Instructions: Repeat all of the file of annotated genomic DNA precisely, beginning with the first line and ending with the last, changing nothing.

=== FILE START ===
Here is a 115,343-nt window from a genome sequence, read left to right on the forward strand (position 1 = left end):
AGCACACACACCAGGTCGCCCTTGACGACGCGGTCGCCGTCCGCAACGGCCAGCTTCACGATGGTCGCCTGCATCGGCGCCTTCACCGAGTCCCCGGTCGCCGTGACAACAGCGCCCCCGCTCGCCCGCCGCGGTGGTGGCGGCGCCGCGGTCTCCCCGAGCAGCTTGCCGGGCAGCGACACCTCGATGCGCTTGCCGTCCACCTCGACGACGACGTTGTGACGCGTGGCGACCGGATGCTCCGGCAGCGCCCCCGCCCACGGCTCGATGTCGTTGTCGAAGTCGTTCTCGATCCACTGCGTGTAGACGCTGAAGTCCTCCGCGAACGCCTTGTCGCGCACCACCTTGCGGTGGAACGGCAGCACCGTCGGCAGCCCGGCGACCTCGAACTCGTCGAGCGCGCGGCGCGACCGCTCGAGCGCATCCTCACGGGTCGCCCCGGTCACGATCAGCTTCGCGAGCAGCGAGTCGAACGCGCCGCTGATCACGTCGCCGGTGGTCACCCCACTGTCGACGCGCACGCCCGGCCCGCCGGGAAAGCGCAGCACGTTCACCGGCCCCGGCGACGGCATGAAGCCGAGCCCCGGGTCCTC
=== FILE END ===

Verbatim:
Here is a 115,343-nt window from a genome sequence, read left to right on the forward strand (position 1 = left end):
AGCACACACACCAGGTCGCCCTTGACGACGCGGTCGCCGTCCGCAACGGCCAGCTTCACGATGGTCGCCTGCATCGGCGCCTTCACCGAGTCCCCGGTCGCCGTGACAACAGCGCCCCCGCTCGCCCGCCGCGGTGGTGGCGGCGCCGCGGTCTCCCCGAGCAGCTTGCCGGGCAGCGACACCTCGATGCGCTTGCCGTCCACCTCGACGACGACGTTGTGACGCGTGGCGACCGGATGCTCCGGCAGCGCCCCCGCCCACGGCTCGATGTCGTTGTCGAAGTCGTTCTCGATCCACTGCGTGTAGACGCTGAAGTCCTCCGCGAACGCCTTGTCGCGCACCACCTTGCGGTGGAACGGCAGCACCGTCGGCAGCCCGGCGACCTCGAACTCGTCGAGCGCGCGGCGCGACCGCTCGAGCGCATCCTCACGGGTCGCCCCGGTCACGATCAGCTTCGCGAGCAGCGAGTCGAACGCGCCGCTGATCACGTCGCCGGTGGTCACCCCACTGTCGACGCGCACGCCCGGCCCGCCGGGAAAGCGCAGCACGTTCACCGGCCCCGGCGACGGCATGAAGCCGAGCCCCGGGTCCTC